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I have several IPv6 devices (custom built Linux) and my development machine (Fedora 30). They are all connected to a switch. I'm able to login to the devices through a serial port, i.e. I can talk to the them. In the future I need to be able to login through ssh. How do I assign static addresses to my devices and my machine? My goal is to build a private network analogous to IPv4 10.0.0.0/24, 172.16.0.0/20 or 192.168.0.0/16. I searched online but couldn't find anything simple. Can someone point me to a guide they used before of maybe provide steps on how to do it? I searched for quite some time and didn't find anything suitable.

closed as too broad by Michael Hampton, Rui F Ribeiro, Kiwy, X Tian, garethTheRed May 24 at 12:27

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  • You're asking how to manually configure networking on a custom built Linux? Probably also manually, unless your custom built Linux also includes some way to configure networking. On Fedora you would just use the usual methods. – Michael Hampton May 22 at 2:19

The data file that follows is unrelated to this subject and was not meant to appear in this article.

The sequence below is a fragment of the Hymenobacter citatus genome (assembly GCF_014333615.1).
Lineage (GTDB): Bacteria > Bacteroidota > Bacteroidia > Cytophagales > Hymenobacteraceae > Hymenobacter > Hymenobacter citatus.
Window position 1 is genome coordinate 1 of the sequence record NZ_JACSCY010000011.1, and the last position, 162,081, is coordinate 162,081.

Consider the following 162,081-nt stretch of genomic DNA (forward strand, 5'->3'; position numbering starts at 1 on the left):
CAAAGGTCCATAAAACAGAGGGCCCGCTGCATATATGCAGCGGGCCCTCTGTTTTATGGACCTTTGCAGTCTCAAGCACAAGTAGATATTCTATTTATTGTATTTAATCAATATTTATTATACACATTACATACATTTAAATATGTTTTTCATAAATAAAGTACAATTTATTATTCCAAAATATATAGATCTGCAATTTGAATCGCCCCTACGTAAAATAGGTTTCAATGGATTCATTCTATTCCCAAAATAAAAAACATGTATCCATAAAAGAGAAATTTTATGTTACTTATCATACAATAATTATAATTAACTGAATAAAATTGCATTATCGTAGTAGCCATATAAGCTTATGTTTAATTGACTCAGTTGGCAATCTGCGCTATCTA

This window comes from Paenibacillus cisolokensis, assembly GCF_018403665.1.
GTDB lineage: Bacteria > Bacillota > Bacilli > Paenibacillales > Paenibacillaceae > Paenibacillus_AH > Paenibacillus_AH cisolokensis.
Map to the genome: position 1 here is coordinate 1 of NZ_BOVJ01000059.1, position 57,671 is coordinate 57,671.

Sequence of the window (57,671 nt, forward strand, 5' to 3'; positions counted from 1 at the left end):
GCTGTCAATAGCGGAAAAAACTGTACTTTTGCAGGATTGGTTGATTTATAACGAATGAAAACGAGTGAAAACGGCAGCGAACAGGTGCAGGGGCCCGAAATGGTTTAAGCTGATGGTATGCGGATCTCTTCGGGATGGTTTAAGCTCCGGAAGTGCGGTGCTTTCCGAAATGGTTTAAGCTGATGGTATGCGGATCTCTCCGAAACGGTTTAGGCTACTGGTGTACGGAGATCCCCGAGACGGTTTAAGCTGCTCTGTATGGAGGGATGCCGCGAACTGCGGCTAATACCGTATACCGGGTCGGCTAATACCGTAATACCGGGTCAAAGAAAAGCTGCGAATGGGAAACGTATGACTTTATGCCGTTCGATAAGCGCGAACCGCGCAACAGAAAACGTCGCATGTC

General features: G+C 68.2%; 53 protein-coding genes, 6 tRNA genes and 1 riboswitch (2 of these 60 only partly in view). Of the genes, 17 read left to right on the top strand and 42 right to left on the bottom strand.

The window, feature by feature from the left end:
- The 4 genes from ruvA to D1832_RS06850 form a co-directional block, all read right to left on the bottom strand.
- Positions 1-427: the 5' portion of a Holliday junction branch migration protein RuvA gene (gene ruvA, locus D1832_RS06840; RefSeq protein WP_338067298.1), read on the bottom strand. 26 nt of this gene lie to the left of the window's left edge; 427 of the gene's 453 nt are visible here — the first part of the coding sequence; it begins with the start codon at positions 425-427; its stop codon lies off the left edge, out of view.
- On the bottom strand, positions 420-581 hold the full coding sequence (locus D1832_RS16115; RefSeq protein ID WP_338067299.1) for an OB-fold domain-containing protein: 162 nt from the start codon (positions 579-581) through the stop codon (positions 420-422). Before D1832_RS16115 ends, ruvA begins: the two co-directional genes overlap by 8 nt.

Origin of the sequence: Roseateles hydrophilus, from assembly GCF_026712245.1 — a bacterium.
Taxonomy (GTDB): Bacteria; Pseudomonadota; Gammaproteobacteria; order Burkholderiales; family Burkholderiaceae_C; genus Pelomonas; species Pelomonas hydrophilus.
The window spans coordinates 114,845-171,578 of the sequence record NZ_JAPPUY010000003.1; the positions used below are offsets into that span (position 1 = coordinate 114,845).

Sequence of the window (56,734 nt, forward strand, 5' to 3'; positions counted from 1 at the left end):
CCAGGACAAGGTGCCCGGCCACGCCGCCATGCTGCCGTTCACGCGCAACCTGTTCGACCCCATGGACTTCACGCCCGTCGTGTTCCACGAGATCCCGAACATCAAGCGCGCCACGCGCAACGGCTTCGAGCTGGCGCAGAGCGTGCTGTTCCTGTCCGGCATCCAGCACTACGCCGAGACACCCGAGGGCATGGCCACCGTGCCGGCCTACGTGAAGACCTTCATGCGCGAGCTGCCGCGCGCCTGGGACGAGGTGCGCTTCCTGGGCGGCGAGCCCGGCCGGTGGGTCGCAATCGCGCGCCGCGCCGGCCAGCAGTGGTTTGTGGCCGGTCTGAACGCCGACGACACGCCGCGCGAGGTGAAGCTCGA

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    An alternative is to declare one of your machines (e.g. the development machine) an IPv6 router, install radvd, and have it announce e.g. an fd00::/8 ULA block, so the other devices can autoconfigure their IPv6 addresses within this block. – dirkt May 22 at 9:01
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Link-local addresses (beginning with fe80::) are perfectly ok for your use case. They are automatically assigned – no setup is needed.

The only problem with link-local addresses is that all link-local addresses have the same prefix (fe80::/10), so the destination address does not contain information over which interface a packet should be transmitted. For this reason you need to append the "scope id" to the address, e.g. fe80::12:34:56:78%eth0.

To overcome this problem, you can use mDNS (Multicast DNS) or LLMNR (Link-Local Multicast Name Resolution) which allows you to use names instead of IP addresses to address hosts on the same network. This solution takes care of both the problem with scope ids and the need to handle long IPv6 addresses.

To use mDNS or LLMNR you can enable the systemd-resolved service together with systemd-resolved. Systemd-resolved includes both a client and responder for link-local name resolution (for mDNS and/or LLMNR).

Another option (but requiring more work, and a bit overkill, imo) is to use Unique Local Addresses. See Unique local address.

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